Madagascar church leader set example by being tested
February 19, 2019
How would you celebrate your 50th anniversary?
One of the ways the Church of Jesus Christ in Madagascar (FJKM), a partner church of the Presbyterian Church (U.S.A.), celebrated its 50th anniversary recently was by promoting free HIV testing at all of its commemorative events.
FJKM President Irako Andriamahazosoa Ammi was tested publicly during a weeklong celebration in Toamasina.
According to the organization UNAIDS, “The global AIDS response is at a precarious point — partial success in saving lives and stopping new HIV infections is giving way to complacency.” The FJKM, however, has not given in to complacency, despite a political crisis and reduced funding.
Although the HIV rate in Madagascar is less than 3 percent, the risk factors for an epidemic remain high: a high poverty rate, high mobility from one part of the island to the other and a high rate of sexually transmitted diseases.
The FJKM began fighting the spread of HIV and AIDS in 2002, creating a permanent National AIDS Committee in 2007. The committee brings together church branches, along with representatives of FJKM schools, synods and seminaries, to create an integrated fight against the spread of HIV and AIDS in Madagascar.
The PC(USA) has been offering technical assistance to the FJKM since it began its fight against AIDS. In 2004, training sessions were carried out in all 36 FJKM synods. Churches were encouraged to share information about HIV and AIDS for five minutes every Sunday.
The FJKM AIDS Committee has produced many materials to help educate the population about HIV and AIDS. These materials have included sample sermons that pastors can use to talk about AIDS, educational flyers about HIV and AIDS as well as other sexually-transmitted diseases and a booklet on HIV counseling.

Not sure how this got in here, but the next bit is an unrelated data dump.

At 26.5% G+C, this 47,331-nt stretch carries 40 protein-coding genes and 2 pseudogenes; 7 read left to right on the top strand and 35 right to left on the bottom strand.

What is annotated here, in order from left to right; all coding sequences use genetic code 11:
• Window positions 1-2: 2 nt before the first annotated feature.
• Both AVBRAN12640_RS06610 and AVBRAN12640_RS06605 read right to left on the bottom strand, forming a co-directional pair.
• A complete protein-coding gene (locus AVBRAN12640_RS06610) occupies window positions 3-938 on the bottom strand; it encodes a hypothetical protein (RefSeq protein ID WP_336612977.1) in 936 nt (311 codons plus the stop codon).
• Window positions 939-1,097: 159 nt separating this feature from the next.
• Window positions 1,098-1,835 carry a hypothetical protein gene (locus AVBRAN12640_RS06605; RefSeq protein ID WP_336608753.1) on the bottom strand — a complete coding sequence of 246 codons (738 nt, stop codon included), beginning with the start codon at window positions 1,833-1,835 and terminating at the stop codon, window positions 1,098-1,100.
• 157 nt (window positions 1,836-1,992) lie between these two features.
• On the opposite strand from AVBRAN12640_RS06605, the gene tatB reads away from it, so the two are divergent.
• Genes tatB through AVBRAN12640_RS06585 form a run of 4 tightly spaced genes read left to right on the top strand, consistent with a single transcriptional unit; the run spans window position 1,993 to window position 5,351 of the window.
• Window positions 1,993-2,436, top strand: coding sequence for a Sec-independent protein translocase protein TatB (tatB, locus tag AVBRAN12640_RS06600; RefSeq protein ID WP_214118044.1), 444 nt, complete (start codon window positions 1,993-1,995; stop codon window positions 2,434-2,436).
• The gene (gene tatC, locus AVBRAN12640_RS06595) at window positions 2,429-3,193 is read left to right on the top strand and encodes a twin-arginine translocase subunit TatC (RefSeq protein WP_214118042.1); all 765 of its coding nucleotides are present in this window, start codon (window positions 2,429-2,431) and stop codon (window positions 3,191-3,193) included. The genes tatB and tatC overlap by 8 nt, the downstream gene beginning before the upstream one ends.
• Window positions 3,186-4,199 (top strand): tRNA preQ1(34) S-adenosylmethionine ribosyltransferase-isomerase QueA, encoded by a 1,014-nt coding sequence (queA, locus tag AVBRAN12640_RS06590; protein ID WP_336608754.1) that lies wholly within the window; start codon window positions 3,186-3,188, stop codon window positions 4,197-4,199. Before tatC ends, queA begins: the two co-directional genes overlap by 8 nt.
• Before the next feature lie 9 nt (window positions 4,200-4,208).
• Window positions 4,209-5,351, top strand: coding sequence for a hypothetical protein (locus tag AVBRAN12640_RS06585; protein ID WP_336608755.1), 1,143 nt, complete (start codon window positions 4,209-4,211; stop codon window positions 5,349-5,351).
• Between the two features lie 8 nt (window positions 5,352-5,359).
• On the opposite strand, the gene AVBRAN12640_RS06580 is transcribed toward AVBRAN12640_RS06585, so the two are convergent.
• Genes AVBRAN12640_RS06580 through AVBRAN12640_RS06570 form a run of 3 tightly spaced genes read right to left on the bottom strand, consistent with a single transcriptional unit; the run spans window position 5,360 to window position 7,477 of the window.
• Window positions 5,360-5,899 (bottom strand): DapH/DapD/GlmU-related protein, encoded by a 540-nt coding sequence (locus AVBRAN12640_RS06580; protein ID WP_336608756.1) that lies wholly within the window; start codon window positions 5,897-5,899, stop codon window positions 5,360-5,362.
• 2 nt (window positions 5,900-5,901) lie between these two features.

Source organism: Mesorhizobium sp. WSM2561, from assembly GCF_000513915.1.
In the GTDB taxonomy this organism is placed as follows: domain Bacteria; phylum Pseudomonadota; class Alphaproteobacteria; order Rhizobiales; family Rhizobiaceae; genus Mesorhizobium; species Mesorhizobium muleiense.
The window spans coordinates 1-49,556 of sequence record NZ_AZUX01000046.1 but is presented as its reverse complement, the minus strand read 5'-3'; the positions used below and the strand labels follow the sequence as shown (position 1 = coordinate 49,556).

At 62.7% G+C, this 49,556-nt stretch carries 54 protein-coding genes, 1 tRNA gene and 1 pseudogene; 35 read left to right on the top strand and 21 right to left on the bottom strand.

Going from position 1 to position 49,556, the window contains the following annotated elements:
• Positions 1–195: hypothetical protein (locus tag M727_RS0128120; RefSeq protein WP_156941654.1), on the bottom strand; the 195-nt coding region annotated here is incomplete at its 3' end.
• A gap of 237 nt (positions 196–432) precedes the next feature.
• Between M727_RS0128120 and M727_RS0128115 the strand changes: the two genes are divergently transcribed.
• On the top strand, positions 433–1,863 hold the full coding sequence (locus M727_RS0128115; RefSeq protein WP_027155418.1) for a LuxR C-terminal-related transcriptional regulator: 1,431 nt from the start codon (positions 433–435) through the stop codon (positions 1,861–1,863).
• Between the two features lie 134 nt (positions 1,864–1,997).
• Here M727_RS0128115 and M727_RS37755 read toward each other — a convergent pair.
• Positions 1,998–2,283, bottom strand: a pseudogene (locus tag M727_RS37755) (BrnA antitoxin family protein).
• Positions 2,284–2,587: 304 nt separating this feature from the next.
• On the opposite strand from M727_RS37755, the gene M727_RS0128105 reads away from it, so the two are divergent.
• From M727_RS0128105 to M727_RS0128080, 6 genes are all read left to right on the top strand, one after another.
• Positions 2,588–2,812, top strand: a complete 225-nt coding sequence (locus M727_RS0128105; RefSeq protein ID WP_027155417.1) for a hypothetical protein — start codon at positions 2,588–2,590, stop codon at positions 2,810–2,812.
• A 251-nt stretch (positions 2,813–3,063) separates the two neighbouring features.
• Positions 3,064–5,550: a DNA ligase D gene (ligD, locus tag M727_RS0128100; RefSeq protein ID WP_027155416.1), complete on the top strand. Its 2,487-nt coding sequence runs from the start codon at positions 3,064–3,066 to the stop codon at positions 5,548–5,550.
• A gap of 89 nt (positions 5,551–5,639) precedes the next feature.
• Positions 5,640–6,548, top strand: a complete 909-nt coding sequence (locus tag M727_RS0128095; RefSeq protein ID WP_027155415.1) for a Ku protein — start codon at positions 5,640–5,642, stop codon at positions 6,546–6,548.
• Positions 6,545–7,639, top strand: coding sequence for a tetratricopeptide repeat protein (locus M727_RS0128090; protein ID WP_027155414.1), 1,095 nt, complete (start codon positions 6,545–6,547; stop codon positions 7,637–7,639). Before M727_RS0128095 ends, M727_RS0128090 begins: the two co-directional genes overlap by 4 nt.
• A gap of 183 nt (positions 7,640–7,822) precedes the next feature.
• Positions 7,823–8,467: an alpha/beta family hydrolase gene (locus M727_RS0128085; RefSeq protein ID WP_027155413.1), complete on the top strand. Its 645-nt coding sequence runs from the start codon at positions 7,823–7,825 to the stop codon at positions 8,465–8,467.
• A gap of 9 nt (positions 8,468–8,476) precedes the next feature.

One important strategy for the FJKM has been training pastoral students about HIV and AIDS: prevention and transmission, assessment of community risk factors, HIV testing and treatment, how to fight discrimination against those living with HIV and their families, and how to counsel those living with HIV and their families.
Why train pastors and pastoral students? In a country where the educational level is low and most rural people have little access to news and the internet, pastors are among the most educated and respected members of their communities. It is important that pastors understand the basics about HIV and AIDS. They are then well-placed to help their congregations and communities reduce the spread of HIV and AIDS and to fight discrimination.
The PC(USA) has been a faithful supporter of the FJKM AIDS Committee, helping to fund pastoral training, the production of educational materials and HIV testing events.
Elizabeth Turk, Mission Co-worker in Madagascar, World Mission, Presbyterian Mission Agency
Today’s Focus: Church of Jesus Christ in Madagascar (FJKM)
Let us join in prayer for:
PC(USA) Agencies’ Staff
Let us pray:
Gracious God, thank you for enabling us to serve you through partnerships throughout the world. Guide us as we serve in Jesus’ name. Amen.